Updated January 15th, 2024 at 22:25 IST
Euro zone yields rise after ECB rules out immediate rate cuts
Markets have been quick to bet the ECB hawks hinted lowering interest rates this year.
ECB rate cut on cards: Euro zone government bond yields rose on Monday after European Central Bank officials said cutting interest rates too fast may prove self-defeating. Markets have been quick to bet the ECB will lower interest rates this year as inflation appears close to falling back towards target, but policymakers have urged caution and tried to downplay expectations.
The central bank's Chief Economist Philip Lane said in an interview with Italian daily Il Corriere della Sera published on Saturday that cutting rates too fast could fuel a new wave of inflation, forcing the ECB to then raise rates even more. "A false dawn, too rapid a recalibration, can be self-defeating," Lane said. ECB euro-short term interest rate (ESTR) forwards fully price the first move in April, with the chances of a cut in March at about 30 per cent.
In total, markets are pricing in around 148 basis points (bps) of rate cuts this year from 155 bps late on Friday. "It's interesting to see one of the more dovish members of the governing council not overly dovish," said Anders Svendsen, chief analyst at Nordea, on Lane's comments. "The bigger picture will depend on incoming key figures and so far what we've got this year hasn't really been enough to change the narrative fundamentally," Svendsen added.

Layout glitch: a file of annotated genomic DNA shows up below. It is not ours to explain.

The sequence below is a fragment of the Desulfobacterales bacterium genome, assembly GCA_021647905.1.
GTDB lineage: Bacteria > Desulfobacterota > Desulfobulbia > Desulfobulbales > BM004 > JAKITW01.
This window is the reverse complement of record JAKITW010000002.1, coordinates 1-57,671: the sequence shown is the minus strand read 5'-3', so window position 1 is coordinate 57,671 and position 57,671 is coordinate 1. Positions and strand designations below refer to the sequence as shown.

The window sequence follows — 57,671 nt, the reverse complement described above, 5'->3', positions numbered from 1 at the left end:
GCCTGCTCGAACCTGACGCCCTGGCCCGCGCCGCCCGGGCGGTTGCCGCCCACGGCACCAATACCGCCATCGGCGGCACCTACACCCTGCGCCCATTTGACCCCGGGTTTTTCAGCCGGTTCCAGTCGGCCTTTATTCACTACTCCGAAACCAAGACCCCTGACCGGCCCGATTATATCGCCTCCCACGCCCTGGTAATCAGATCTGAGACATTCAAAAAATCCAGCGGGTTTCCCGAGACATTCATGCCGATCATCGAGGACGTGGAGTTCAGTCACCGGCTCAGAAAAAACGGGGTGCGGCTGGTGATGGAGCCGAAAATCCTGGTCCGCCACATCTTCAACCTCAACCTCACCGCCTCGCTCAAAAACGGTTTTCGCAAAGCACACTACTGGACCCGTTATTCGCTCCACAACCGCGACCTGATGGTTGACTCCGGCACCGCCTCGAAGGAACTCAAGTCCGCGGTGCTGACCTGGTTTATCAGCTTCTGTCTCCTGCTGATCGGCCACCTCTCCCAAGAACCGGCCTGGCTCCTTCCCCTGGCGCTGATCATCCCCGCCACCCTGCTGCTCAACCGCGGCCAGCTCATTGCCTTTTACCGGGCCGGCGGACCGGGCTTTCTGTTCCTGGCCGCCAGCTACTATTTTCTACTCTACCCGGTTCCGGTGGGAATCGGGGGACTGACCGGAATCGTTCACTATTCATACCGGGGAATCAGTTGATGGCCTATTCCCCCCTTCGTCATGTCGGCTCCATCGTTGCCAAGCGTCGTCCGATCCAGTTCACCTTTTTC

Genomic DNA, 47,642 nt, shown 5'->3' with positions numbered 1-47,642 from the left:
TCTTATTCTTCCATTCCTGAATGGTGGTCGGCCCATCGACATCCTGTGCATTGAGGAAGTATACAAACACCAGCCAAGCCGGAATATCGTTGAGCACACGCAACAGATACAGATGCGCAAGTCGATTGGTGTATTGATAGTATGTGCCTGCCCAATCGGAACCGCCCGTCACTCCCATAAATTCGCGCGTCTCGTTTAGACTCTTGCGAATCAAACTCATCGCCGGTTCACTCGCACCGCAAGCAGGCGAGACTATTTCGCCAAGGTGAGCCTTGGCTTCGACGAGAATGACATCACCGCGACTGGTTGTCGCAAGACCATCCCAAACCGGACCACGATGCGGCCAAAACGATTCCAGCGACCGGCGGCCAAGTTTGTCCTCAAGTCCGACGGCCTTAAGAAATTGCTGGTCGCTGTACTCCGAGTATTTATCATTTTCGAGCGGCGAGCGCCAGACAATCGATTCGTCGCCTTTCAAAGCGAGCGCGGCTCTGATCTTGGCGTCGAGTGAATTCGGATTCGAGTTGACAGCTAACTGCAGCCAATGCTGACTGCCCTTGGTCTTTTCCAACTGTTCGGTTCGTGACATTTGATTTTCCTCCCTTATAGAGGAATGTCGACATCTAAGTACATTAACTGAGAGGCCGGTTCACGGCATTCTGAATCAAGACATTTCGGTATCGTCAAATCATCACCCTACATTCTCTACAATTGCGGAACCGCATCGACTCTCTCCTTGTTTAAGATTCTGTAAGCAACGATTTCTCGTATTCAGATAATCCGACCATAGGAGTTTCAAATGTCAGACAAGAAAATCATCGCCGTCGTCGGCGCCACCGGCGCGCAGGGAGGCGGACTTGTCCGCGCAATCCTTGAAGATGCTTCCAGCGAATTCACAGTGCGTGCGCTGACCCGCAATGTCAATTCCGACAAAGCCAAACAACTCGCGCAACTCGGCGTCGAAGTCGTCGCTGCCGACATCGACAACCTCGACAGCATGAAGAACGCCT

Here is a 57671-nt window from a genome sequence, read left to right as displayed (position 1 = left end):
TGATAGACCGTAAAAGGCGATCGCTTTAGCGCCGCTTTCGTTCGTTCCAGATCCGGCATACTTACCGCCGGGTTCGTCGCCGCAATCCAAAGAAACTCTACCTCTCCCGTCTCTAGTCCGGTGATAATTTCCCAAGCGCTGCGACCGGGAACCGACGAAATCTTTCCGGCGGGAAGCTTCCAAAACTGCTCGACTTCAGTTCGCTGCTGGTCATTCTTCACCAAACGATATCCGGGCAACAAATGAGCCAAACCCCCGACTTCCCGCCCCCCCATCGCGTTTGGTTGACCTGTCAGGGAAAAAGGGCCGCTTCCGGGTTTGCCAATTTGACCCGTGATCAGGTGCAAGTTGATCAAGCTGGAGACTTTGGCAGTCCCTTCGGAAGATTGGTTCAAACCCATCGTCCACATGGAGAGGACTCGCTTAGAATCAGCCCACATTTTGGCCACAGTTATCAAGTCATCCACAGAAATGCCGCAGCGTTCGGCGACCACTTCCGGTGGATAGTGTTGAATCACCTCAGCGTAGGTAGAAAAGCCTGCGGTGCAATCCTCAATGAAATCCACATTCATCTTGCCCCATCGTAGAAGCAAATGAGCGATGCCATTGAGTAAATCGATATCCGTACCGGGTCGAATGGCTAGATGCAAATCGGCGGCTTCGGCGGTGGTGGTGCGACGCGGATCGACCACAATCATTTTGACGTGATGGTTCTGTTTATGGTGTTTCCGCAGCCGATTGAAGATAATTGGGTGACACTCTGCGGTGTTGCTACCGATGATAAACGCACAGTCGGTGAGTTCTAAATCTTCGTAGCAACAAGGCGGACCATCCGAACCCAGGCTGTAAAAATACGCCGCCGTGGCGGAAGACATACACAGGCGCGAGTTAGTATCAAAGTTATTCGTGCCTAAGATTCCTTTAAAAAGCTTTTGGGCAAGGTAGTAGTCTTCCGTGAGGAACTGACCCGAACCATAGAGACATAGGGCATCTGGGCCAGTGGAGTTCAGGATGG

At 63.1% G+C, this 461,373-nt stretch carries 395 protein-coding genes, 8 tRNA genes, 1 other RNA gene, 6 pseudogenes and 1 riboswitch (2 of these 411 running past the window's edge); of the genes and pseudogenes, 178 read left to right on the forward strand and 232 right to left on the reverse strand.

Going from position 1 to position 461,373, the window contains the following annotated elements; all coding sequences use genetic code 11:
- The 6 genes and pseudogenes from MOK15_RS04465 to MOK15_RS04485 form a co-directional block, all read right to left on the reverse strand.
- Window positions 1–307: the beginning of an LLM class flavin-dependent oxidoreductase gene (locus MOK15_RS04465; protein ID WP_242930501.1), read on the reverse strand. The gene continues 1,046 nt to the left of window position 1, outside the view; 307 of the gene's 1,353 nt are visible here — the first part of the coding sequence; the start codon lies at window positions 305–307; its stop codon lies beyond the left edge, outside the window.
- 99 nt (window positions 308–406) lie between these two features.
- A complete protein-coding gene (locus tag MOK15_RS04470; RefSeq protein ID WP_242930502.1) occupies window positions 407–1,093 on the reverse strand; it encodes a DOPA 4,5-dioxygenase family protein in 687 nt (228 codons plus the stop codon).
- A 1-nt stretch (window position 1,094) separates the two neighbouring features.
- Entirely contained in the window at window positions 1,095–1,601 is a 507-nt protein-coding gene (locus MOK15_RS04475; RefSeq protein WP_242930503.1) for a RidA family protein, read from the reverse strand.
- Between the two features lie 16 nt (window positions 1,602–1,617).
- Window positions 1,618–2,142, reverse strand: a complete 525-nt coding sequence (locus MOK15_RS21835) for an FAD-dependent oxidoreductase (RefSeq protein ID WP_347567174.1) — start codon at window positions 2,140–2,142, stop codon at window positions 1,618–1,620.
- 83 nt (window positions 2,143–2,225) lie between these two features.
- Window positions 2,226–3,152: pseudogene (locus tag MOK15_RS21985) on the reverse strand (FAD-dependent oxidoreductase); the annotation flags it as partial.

It is too soon to contemplate monetary easing or even the potential pace of such easing, ECB member Constantinos Herodotou, also seen as a dove, said in an interview with Econostream Media. Bundesbank president, Joachim Nagel, an outspoken hawk, agreed it was too early to discuss cutting rates because inflation remains high.
Market participants label as hawks central bank officials who are inclined to advocate a tight monetary policy to control inflation, while doves are more focused on the economic growth and the labour market. "Lane’s interventions highlight that June remains the most likely date for the first rate cut," Citi analysts said. Other influential policymakers are expected to speak this week, including ECB President Christine Lagarde at the World Economic Forum in Davos on Wednesday, before the central bank enters its quiet period on Thursday before next week's meeting. Germany's 10-year yield, the benchmark for the euro zone, was last up 5.5 bps at 2.196%.
The country's policy-sensitive two-year yield was up 7 bps at 2.50 per cent. Heavy bond issuance, which so far has been well received, is set to moderate slightly this week, with auction volumes of about 27 billion euros expected. "As we have argued before, the supply impact starts to fade after the first week of January as the market already anticipates the heavy issuance," said Mohit Kumar, chief European economist at Jefferies.
"Seasonality still remains positive fixed income till end January and any sell-offs are likely to be bought," Kumar added. Italy's 10-year bond yield, the benchmark for the euro zone periphery, rose 6 bps to 3.79 per cent, pushing the closely watched gap between Italian and German 10-year yields wider to around 158 bps.
(With Reuters inputs)
Published January 15th, 2024 at 22:25 IST